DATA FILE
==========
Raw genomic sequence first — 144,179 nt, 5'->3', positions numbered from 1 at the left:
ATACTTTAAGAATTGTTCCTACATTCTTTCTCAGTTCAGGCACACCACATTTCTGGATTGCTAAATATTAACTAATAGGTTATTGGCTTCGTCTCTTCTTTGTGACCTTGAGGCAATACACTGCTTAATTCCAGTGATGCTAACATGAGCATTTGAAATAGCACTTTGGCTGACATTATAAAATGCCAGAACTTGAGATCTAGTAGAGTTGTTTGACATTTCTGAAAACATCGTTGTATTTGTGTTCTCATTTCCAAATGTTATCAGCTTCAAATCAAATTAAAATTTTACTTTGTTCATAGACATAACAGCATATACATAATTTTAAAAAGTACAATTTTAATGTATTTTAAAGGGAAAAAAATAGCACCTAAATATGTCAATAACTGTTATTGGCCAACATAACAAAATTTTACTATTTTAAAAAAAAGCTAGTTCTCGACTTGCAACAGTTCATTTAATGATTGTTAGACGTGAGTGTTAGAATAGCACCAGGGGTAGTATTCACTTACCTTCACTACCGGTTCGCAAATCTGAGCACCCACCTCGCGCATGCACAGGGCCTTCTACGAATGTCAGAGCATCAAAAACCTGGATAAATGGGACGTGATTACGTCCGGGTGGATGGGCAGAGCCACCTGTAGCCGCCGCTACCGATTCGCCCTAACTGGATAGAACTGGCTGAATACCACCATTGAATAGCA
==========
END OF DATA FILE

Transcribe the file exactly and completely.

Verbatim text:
Raw genomic sequence first — 144,179 nt, 5'->3', positions numbered from 1 at the left:
ATACTTTAAGAATTGTTCCTACATTCTTTCTCAGTTCAGGCACACCACATTTCTGGATTGCTAAATATTAACTAATAGGTTATTGGCTTCGTCTCTTCTTTGTGACCTTGAGGCAATACACTGCTTAATTCCAGTGATGCTAACATGAGCATTTGAAATAGCACTTTGGCTGACATTATAAAATGCCAGAACTTGAGATCTAGTAGAGTTGTTTGACATTTCTGAAAACATCGTTGTATTTGTGTTCTCATTTCCAAATGTTATCAGCTTCAAATCAAATTAAAATTTTACTTTGTTCATAGACATAACAGCATATACATAATTTTAAAAAGTACAATTTTAATGTATTTTAAAGGGAAAAAAATAGCACCTAAATATGTCAATAACTGTTATTGGCCAACATAACAAAATTTTACTATTTTAAAAAAAAGCTAGTTCTCGACTTGCAACAGTTCATTTAATGATTGTTAGACGTGAGTGTTAGAATAGCACCAGGGGTAGTATTCACTTACCTTCACTACCGGTTCGCAAATCTGAGCACCCACCTCGCGCATGCACAGGGCCTTCTACGAATGTCAGAGCATCAAAAACCTGGATAAATGGGACGTGATTACGTCCGGGTGGATGGGCAGAGCCACCTGTAGCCGCCGCTACCGATTCGCCCTAACTGGATAGAACTGGCTGAATACCACCATTGAATAGCA